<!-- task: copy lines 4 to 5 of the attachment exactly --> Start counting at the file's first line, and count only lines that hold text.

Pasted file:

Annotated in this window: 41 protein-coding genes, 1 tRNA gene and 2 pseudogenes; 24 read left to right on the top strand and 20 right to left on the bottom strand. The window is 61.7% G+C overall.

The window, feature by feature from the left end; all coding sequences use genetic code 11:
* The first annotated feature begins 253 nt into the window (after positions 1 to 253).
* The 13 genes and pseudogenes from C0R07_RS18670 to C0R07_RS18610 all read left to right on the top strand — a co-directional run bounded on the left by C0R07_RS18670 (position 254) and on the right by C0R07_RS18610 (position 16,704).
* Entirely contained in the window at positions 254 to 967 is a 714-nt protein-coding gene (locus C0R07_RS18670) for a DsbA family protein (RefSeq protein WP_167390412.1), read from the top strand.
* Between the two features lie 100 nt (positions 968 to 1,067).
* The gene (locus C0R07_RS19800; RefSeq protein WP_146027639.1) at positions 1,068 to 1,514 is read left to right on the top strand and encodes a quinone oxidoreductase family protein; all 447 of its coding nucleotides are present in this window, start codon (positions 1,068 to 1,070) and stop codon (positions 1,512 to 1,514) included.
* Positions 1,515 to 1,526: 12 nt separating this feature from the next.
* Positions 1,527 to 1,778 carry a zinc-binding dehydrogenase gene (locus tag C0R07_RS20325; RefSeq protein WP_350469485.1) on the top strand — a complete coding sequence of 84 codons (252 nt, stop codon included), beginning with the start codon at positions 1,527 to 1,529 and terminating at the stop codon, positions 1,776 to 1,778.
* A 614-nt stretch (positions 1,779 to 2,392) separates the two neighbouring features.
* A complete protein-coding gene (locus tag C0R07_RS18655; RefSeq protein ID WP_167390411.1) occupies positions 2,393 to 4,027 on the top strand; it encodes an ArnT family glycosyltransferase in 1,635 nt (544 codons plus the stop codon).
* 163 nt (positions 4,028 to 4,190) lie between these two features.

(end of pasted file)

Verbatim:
* The 13 genes and pseudogenes from C0R07_RS18670 to C0R07_RS18610 all read left to right on the top strand — a co-directional run bounded on the left by C0R07_RS18670 (position 254) and on the right by C0R07_RS18610 (position 16,704).
* Entirely contained in the window at positions 254 to 967 is a 714-nt protein-coding gene (locus C0R07_RS18670) for a DsbA family protein (RefSeq protein WP_167390412.1), read from the top strand.